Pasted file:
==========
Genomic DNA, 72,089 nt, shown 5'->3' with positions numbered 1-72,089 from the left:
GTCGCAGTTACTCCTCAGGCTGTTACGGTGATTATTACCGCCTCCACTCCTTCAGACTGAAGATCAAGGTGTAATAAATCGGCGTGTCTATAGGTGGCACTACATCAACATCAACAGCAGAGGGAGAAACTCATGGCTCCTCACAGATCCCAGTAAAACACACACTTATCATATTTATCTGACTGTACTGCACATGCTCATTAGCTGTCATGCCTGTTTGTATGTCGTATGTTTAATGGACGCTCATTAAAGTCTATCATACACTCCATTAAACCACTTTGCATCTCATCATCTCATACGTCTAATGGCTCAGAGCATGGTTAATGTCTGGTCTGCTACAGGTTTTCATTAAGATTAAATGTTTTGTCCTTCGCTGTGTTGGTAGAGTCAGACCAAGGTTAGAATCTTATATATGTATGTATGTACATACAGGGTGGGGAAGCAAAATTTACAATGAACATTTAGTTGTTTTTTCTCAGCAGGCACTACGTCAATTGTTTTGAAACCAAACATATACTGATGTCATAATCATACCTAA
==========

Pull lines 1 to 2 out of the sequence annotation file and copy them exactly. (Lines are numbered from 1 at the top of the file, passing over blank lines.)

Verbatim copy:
Genomic DNA, 72,089 nt, shown 5'->3' with positions numbered 1-72,089 from the left:
GTCGCAGTTACTCCTCAGGCTGTTACGGTGATTATTACCGCCTCCACTCCTTCAGACTGAAGATCAAGGTGTAATAAATCGGCGTGTCTATAGGTGGCACTACATCAACATCAACAGCAGAGGGAGAAACTCATGGCTCCTCACAGATCCCAGTAAAACACACACTTATCATATTTATCTGACTGTACTGCACATGCTCATTAGCTGTCATGCCTGTTTGTATGTCGTATGTTTAATGGACGCTCATTAAAGTCTATCATACACTCCATTAAACCACTTTGCATCTCATCATCTCATACGTCTAATGGCTCAGAGCATGGTTAATGTCTGGTCTGCTACAGGTTTTCATTAAGATTAAATGTTTTGTCCTTCGCTGTGTTGGTAGAGTCAGACCAAGGTTAGAATCTTATATATGTATGTATGTACATACAGGGTGGGGAAGCAAAATTTACAATGAACATTTAGTTGTTTTTTCTCAGCAGGCACTACGTCAATTGTTTTGAAACCAAACATATACTGATGTCATAATCATACCTAA